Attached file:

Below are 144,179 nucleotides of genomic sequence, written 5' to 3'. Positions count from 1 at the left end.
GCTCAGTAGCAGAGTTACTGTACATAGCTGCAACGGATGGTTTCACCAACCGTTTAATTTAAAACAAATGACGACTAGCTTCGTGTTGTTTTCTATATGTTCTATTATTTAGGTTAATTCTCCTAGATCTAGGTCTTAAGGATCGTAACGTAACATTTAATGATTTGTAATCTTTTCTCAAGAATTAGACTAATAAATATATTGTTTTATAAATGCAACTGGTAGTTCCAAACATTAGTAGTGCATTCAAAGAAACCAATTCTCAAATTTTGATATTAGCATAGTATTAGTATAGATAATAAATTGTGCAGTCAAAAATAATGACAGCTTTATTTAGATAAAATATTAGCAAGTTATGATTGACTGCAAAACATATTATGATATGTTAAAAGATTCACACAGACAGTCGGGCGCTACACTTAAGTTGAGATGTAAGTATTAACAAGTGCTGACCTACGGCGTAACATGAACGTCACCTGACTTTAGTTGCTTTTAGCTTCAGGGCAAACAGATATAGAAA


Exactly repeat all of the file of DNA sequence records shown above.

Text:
Below are 144,179 nucleotides of genomic sequence, written 5' to 3'. Positions count from 1 at the left end.
GCTCAGTAGCAGAGTTACTGTACATAGCTGCAACGGATGGTTTCACCAACCGTTTAATTTAAAACAAATGACGACTAGCTTCGTGTTGTTTTCTATATGTTCTATTATTTAGGTTAATTCTCCTAGATCTAGGTCTTAAGGATCGTAACGTAACATTTAATGATTTGTAATCTTTTCTCAAGAATTAGACTAATAAATATATTGTTTTATAAATGCAACTGGTAGTTCCAAACATTAGTAGTGCATTCAAAGAAACCAATTCTCAAATTTTGATATTAGCATAGTATTAGTATAGATAATAAATTGTGCAGTCAAAAATAATGACAGCTTTATTTAGATAAAATATTAGCAAGTTATGATTGACTGCAAAACATATTATGATATGTTAAAAGATTCACACAGACAGTCGGGCGCTACACTTAAGTTGAGATGTAAGTATTAACAAGTGCTGACCTACGGCGTAACATGAACGTCACCTGACTTTAGTTGCTTTTAGCTTCAGGGCAAACAGATATAGAAA